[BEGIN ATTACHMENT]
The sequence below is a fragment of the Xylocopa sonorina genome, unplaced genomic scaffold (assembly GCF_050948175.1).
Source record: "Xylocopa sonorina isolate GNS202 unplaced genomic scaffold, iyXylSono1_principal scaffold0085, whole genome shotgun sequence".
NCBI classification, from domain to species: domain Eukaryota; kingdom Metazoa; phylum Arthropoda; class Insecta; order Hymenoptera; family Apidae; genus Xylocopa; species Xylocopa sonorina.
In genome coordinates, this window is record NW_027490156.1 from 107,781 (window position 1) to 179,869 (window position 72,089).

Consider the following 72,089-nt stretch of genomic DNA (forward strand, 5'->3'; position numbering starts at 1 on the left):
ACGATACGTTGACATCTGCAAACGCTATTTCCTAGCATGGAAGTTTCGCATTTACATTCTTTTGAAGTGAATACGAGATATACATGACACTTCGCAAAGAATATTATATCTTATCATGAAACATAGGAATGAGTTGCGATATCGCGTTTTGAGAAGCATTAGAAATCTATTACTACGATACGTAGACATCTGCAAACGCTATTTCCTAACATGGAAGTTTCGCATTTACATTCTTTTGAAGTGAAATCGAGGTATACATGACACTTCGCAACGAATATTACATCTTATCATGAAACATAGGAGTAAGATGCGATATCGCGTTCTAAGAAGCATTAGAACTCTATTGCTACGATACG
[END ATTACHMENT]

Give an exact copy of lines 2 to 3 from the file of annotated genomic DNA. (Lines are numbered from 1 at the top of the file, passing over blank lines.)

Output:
Source record: "Xylocopa sonorina isolate GNS202 unplaced genomic scaffold, iyXylSono1_principal scaffold0085, whole genome shotgun sequence".
NCBI classification, from domain to species: domain Eukaryota; kingdom Metazoa; phylum Arthropoda; class Insecta; order Hymenoptera; family Apidae; genus Xylocopa; species Xylocopa sonorina.